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11/3 nightly completes - and a quick word on dates

Thursday, November 03, 2005

*sigh* It's been something of a bumpy ride this week. Last night's run was stopped by previously unencountered feed date format problems. FeedBlitz has been updated this morning to gracefully handle this class of feed coding error and the run is now under way. So apologies to everyone, again.

Dates, for what it's worth, are the most important and most common cause of problems (usually manifesting themselves as "My emails didn't come through!" emails to support) after junk mail filters. Last night's problems came as a result of dates in feeds representing 1/1/1970 and a date in 2038. Clearly, these dates in feeds are bogus (most programmers will recognize them), but they were nevertheless present in a couple of feeds polled by FeedBlitz last night and these failures, unfortunately, caused the polling process to halt. It's off and running now, but clearly there's work to be done here.

So, as of today job #1 is to put in much more work into improving FeedBlitz's resistance to failure during long process operations like the nightly poll. Everything else will be put on hold until this has been done. We recognize that reliability is key and that reliability recently has not been where it needs to be. This will be dealt with.

Update 11/3 11:46 pm - Changes have been made to significantly reduce the risk of a single problem derailing an entire run. We'll watch stability over the next few days to ensure that the service is consistently running at the levels you expect.

But back to dates for a minute. FeedBlitz is a date and time-driven application. Here, in brief is how it works when deciding which posts to send out:

1) FeedBlitz asks the blog sever if the feed has changed.
2) If the feed is downloaded FeedBlitz inspects the datestamp in the feed container envelope.
3) If the container indicates entries changed in the timeframe that FeedBlitz is looking for, FeedBlitz goes on to examine the individual entries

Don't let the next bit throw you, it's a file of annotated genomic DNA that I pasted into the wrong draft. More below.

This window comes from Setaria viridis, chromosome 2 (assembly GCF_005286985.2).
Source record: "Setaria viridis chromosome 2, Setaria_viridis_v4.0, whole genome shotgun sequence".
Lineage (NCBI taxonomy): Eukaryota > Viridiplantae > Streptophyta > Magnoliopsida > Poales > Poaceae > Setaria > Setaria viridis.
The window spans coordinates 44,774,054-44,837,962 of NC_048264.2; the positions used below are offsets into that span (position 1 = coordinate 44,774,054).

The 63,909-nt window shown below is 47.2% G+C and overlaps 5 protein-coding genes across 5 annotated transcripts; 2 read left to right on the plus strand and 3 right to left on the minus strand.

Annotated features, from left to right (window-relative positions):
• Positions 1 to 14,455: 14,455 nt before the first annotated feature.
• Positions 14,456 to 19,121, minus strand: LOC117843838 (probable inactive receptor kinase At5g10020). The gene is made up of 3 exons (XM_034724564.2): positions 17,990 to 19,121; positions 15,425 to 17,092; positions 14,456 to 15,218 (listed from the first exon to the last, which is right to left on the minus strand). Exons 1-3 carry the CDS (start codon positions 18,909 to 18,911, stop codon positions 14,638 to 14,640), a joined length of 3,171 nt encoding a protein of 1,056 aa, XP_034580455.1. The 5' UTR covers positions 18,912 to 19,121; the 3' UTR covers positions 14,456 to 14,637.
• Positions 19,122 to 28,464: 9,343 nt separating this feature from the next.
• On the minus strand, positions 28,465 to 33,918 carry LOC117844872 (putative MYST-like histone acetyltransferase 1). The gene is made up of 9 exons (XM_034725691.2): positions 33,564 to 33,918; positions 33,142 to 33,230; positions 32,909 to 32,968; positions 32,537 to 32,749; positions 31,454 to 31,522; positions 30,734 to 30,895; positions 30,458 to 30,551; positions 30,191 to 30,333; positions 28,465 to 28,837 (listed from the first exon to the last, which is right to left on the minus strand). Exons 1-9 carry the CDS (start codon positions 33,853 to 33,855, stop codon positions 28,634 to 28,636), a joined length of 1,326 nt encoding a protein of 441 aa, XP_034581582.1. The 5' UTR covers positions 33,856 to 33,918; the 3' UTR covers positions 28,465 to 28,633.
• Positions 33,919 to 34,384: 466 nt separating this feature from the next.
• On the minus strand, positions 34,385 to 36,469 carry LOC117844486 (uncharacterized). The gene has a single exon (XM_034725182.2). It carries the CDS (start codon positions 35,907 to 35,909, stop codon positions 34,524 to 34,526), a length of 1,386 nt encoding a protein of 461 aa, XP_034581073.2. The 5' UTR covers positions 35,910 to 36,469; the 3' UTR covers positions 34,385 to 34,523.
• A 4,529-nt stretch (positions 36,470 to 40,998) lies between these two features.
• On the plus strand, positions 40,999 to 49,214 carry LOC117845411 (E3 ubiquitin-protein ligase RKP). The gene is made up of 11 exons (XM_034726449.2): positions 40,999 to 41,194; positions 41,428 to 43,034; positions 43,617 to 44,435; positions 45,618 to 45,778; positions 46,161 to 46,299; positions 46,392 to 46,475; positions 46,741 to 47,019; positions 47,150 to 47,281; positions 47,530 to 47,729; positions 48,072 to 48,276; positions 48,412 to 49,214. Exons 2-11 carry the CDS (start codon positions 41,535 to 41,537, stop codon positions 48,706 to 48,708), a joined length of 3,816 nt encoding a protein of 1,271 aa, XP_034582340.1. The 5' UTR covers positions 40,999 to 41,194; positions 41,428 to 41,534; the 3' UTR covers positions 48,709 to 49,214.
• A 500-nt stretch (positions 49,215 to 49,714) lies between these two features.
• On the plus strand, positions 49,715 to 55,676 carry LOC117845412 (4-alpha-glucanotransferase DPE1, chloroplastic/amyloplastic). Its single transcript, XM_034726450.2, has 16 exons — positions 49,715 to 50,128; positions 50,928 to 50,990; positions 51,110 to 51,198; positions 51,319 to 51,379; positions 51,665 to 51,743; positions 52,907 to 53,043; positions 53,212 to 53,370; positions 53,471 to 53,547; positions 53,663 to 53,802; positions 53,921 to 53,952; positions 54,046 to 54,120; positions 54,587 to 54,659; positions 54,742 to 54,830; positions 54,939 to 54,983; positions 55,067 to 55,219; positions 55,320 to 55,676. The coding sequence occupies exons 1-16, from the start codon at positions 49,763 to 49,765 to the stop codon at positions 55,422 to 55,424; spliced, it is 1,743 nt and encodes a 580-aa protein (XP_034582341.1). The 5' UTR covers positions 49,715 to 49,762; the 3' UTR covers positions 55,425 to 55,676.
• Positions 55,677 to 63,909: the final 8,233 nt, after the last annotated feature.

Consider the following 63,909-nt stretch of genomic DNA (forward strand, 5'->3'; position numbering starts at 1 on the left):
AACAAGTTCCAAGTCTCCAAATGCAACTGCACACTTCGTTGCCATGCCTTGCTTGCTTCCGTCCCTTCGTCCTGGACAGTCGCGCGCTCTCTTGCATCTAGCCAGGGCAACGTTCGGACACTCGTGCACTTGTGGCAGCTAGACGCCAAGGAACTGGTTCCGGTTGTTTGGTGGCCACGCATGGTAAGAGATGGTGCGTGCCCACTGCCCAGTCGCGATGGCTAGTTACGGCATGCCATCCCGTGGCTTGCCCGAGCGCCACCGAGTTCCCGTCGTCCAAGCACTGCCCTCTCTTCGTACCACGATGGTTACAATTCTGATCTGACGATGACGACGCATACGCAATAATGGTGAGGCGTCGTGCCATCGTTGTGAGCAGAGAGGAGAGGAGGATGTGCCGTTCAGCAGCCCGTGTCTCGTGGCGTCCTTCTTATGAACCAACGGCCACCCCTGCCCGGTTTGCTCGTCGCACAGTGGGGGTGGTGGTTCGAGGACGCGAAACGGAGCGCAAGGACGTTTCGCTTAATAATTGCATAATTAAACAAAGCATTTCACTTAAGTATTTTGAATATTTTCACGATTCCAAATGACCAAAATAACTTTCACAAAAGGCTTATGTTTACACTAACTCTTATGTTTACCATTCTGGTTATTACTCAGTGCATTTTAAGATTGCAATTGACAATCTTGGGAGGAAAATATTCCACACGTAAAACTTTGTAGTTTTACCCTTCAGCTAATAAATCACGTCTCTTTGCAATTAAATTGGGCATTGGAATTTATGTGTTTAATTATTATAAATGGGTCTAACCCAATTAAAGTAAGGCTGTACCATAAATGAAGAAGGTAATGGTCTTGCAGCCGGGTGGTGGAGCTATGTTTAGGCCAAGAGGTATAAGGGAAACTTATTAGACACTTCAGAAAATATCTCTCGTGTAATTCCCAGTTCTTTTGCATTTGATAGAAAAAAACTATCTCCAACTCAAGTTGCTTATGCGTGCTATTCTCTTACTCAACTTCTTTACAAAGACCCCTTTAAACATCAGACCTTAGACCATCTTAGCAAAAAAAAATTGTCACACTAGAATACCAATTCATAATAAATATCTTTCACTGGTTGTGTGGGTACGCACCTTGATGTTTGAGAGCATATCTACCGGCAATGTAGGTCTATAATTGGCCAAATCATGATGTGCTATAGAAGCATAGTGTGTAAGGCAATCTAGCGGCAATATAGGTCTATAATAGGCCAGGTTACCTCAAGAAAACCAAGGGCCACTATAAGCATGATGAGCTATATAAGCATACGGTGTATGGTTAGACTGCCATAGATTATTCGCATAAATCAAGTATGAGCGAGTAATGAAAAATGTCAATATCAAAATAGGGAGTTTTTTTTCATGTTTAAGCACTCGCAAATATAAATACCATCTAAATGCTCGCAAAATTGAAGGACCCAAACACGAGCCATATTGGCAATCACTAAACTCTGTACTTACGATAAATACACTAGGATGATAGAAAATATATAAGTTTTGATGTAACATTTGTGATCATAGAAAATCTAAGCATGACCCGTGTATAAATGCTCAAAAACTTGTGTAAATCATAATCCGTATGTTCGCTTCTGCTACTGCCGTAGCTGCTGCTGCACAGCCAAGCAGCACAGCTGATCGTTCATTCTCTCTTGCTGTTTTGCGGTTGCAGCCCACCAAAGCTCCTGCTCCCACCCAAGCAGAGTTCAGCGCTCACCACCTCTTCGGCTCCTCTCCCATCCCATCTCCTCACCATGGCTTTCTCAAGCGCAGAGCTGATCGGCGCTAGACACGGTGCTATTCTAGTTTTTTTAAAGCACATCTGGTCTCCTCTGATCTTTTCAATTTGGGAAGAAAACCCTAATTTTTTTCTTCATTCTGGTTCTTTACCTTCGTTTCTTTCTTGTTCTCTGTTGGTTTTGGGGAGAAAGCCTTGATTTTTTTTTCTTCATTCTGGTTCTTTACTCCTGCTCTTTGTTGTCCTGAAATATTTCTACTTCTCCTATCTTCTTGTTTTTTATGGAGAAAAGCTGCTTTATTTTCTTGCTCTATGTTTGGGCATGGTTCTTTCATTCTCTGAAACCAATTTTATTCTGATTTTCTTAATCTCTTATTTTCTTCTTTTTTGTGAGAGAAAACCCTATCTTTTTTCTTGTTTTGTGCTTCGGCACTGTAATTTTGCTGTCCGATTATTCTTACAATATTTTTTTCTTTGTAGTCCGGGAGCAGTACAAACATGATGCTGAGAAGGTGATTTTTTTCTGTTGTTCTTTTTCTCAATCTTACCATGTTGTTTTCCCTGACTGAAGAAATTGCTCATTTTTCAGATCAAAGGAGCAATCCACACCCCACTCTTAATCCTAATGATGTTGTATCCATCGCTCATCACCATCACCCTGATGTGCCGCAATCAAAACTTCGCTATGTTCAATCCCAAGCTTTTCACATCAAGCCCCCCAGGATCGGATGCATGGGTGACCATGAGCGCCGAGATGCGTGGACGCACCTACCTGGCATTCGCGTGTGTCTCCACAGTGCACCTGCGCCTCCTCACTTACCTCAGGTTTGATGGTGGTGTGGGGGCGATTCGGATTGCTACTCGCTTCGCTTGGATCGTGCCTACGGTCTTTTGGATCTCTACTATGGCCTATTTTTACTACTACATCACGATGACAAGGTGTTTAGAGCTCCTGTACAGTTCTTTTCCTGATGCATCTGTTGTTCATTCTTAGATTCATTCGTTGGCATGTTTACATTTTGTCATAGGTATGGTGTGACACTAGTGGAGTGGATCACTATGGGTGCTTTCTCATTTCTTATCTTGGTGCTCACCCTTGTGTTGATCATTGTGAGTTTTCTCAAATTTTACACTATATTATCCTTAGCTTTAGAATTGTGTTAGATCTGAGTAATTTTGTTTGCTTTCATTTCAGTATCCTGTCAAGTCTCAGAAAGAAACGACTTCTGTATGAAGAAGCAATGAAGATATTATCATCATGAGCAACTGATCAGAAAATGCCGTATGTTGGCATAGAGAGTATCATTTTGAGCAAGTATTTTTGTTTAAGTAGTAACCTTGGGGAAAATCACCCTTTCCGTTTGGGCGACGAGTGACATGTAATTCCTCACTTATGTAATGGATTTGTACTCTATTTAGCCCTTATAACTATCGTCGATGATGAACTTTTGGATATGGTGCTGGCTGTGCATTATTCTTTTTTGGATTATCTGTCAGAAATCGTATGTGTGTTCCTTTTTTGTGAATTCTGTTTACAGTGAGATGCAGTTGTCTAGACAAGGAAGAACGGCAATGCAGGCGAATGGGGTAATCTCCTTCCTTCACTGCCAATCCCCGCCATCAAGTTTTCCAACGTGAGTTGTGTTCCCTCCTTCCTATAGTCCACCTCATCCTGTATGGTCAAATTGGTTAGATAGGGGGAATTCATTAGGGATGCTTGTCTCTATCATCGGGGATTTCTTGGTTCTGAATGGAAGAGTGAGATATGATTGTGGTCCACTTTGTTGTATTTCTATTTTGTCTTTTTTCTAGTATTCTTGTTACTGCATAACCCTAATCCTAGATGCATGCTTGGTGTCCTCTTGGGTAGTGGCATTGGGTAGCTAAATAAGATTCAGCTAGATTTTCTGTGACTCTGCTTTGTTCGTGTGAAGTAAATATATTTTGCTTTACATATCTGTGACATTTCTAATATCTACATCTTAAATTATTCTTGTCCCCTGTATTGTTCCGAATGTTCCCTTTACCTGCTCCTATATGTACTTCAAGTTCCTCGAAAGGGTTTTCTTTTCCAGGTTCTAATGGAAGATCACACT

4) If the time stamp in the entry XML matches the time range FeedBlitz is checking, the post is included.
5) If there is no timestamp (e.g. RSS 0.9x, horrible format, please change to something smarter if you're still using it, there's really no excuse), FeedBlitz goes back to the source server and pulls each entry's link if the server says that the link changed in the relevant time frame. Data about the most recent entry is cached to limit bandwidth usage on future polls.
6) For posts with multiple date entries (typically created, modified and published dates), FeedBlitz uses created if available, modified if not. This means that if you edit a post next day it won't be re-sent (it didn't used to be that way, but this prevents accidentally spamming all your subscribers if you make a wholesale change to your blog template).
7) After all this, FeedBlitz has a list of entries from the feed that match the date criteria. These are added to the outbound mail.

So when will a post not show up in your email? Most likely when:

1) The date does not conform to any reasonable formatting scheme (usually a problem with manually crafted feeds).
2) The feed wasn't updated at the time FeedBlitz scanned it.
3) The container date is not updated even if there are more recent posts.
4) The dates continually change when you republish, which continually moves the post out of the relevant scanning window.
5) Correctly formatted but meaningless dates are used (e.g. 1970 or 2038).
6) Your server couldn't be reached by FeedBlitz, or it failed to respond in a timely fashion.
7) There's a problem with FeedBlitz itself.
8) There's a sp*m filter blocking emails.

For what it's worth, #7 happens the least (although I appreciate that it doesn't feel like that this week) and #8 the most.

So. There you have it. The bad news is that there are, again, delays. The good news (such as it is) is that we're more or less on top of the situation, the fixes are in, and the mail will be delivered.

Thanks for bearing with us,

Phil

   

1 Comments:

Blogger Mike Panic said...

Glad to hear you have a clear idea of what is causing the problem and a viable solution forthcoming.

9:29 PM, November 03, 2005  

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